Congrats to Kelly Slater for his Seventh WST World Championship. With the exception of the accomplishments of Mr. Lance Armstrong "Crowe," this feat is aboslutely unparalleled in sport. But you never even hear about it in the American MSM. Anyway, not bad for an EAST-coaster.
That being said - this guy is still the unrivaled stud of surfing world.

Tuesday, December 20, 2005

Will on Wire Tapping

Check out Mr. Will's take on the Bush spying hoopteewoo here.
Particularly in time of war or the threat of it, government needs concentrated decisiveness -- a capacity for swift and nimble action that legislatures normally cannot manage. But the inescapable corollary of this need is the danger of arbitrary power.
Modern American conservatism grew in reaction against the New Deal's creation of the regulatory state, and the enlargement of the executive branch power that such a state entails. The intellectual vigor of conservatism was quickened by reaction against the Great Society and the aggrandizement of the modern presidency by Lyndon Johnson, whose aspiration was to complete the project begun by Franklin Roosevelt.
Because of what Alexander Hamilton praised as "energy in the executive,'' which often drives the growth of government, for years many conservatives were advocates of congressional supremacy. There were, they said, reasons why the Founders, having waged a revolutionary war against overbearing executive power, gave the legislative branch pride of place in Article I of the Constitution.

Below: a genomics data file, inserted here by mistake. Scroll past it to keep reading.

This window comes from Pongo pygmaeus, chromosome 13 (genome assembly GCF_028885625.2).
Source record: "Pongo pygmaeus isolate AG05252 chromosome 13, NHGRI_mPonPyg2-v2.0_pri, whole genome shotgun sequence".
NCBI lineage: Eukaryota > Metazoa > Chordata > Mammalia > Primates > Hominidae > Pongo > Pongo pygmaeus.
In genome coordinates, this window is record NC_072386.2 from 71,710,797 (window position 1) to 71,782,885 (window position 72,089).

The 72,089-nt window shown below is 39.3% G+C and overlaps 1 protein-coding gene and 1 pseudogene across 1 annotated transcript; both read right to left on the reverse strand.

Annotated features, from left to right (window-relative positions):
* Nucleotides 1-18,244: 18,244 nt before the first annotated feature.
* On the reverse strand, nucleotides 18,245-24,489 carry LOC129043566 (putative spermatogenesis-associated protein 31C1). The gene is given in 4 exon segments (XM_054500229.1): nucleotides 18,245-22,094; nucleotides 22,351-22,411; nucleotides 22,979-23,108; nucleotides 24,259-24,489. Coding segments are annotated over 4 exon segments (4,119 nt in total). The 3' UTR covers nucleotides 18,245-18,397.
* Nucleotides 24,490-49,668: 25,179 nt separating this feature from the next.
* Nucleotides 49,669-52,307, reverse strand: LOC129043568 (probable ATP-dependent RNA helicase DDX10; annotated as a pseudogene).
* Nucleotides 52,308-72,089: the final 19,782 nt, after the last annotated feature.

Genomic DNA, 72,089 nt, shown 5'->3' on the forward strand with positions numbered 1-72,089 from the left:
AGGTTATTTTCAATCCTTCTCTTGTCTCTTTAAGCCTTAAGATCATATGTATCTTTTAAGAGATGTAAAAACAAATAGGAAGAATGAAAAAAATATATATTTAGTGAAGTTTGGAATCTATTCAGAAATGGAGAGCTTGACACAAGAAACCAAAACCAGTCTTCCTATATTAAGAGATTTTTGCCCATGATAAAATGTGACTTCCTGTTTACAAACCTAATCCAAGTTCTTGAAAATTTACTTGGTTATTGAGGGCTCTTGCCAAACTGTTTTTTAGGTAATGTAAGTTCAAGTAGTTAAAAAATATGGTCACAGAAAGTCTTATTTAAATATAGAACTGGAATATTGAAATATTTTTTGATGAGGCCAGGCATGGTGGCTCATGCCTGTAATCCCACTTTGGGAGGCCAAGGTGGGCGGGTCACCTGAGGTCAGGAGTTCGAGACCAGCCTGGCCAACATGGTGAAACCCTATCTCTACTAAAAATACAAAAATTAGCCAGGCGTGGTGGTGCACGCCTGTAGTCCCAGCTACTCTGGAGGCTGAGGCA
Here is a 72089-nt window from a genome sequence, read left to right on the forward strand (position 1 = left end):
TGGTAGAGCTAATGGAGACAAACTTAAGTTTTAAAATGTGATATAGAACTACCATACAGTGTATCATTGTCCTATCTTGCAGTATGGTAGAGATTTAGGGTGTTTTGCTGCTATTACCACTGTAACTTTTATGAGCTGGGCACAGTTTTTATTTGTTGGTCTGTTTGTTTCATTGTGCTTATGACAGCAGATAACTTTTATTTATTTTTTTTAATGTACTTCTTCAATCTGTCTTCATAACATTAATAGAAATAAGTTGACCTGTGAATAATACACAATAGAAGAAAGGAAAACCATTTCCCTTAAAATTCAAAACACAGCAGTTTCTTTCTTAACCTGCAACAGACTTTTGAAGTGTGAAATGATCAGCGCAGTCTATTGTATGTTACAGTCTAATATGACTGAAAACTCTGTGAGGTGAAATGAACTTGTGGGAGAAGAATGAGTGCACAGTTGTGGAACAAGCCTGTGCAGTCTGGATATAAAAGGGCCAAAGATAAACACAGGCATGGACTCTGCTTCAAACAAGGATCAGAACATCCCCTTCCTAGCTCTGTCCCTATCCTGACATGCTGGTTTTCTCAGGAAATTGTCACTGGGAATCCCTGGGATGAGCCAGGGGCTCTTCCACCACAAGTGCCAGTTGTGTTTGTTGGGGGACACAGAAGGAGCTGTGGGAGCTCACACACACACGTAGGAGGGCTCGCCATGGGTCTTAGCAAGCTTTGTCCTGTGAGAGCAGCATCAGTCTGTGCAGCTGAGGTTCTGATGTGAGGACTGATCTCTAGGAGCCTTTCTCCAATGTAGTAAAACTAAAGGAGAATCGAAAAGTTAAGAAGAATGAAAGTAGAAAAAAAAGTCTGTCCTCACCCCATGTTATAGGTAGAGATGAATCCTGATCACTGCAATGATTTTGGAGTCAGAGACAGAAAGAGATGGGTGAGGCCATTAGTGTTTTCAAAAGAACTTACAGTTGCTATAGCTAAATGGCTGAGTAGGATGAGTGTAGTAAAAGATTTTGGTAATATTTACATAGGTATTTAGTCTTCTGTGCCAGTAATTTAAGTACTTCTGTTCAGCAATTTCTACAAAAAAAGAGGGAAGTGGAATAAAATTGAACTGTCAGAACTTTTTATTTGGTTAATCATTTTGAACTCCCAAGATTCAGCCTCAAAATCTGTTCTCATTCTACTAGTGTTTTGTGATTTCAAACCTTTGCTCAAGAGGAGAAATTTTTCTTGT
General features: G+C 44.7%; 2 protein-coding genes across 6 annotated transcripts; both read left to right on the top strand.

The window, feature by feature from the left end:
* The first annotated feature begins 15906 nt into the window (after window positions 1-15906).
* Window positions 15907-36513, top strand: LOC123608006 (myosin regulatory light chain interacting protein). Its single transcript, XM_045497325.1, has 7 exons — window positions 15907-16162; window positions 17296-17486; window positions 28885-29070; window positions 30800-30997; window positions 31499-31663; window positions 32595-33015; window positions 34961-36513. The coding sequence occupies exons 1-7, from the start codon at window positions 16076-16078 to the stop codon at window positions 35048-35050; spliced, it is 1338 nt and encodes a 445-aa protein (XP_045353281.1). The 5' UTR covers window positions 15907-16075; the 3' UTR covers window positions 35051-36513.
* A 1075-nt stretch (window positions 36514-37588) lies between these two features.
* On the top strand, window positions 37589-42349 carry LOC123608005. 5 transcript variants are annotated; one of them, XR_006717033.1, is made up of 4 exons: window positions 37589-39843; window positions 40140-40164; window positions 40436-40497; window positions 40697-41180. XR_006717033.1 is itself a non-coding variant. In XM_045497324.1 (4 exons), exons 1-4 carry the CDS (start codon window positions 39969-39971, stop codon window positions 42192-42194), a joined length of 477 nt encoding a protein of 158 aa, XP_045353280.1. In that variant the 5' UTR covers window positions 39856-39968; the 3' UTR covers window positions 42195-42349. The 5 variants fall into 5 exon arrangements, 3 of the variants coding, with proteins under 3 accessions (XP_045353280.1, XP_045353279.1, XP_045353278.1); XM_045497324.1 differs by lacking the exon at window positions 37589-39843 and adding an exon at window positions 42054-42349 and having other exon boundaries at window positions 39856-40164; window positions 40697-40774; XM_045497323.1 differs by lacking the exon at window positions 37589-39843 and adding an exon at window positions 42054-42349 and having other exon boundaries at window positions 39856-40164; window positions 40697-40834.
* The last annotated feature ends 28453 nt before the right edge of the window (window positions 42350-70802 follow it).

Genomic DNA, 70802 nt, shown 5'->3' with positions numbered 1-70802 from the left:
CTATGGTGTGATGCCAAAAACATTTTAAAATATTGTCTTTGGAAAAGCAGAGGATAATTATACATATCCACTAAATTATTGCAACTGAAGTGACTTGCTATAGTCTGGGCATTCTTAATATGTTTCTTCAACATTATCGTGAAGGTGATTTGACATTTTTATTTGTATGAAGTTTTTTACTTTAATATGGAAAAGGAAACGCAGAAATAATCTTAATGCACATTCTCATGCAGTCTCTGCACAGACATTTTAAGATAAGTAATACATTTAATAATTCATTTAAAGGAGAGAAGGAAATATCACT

At least George is not rushing to defend the "legality" of the President's actions. The knee-jerk, blind loyalty - on both sides of the aisle - sickens me. I think Bush supporters and bashers should take a step back and suck in some air. Look at the law - statutory and constitutional. Think about the context and applicable scenario to which it was applied. And, finally, ask yourself what you would be thinking right now if a guy from the other party was occupying the White House. This action may, in fact, be technically legal. Or, rather, not illegal. But, more than anything, I fear the precedent and the Orwellian nightmare it entails.

Thursday, December 15, 2005

Wasted Charity

Here is an excelled op-ed from an ex-PCV in the NY Times regarding the futility of African charity:
Africa has no real shortage of capable people - or even of money. The patronizing attention of donors has done violence to Africa's belief in itself, but even in the absence of responsible leadership, Africans themselves have proven how resilient they can be - something they never get credit for. Again, Ireland may be the model for an answer. After centuries of wishing themselves onto other countries, the Irish found that education, rational government, people staying put, and simple diligence could turn Ireland from an economic basket case into a prosperous nation. In a word - are you listening, Mr. Hewson? - the Irish have proved that there is something to be said for staying home.